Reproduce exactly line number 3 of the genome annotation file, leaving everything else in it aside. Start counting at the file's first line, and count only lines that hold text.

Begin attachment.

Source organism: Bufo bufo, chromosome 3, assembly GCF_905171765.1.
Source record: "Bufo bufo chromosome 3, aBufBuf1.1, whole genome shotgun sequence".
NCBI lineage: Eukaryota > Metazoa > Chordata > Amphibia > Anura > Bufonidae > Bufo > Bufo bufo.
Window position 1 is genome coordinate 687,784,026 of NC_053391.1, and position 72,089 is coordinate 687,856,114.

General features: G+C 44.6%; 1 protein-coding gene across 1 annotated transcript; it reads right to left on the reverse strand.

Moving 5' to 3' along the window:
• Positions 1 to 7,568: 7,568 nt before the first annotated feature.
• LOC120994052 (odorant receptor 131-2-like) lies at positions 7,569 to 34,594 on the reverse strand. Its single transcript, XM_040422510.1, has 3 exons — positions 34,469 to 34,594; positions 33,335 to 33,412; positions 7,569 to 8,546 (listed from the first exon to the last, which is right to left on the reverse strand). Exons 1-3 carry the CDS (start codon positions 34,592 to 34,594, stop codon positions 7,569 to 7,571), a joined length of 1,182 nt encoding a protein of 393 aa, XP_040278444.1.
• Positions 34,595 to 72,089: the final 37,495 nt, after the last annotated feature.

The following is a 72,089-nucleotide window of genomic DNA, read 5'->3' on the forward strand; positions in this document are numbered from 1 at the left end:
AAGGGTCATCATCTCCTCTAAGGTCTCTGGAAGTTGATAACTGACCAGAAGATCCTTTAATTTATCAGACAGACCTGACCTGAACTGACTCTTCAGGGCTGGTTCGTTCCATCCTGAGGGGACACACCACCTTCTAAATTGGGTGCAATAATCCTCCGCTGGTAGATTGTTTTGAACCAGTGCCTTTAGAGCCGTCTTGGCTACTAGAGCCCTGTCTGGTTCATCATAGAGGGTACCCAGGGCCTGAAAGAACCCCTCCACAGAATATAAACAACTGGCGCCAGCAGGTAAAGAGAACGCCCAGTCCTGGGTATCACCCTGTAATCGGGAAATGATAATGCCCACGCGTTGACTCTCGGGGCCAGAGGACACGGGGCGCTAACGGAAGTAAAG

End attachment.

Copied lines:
NCBI lineage: Eukaryota > Metazoa > Chordata > Amphibia > Anura > Bufonidae > Bufo > Bufo bufo.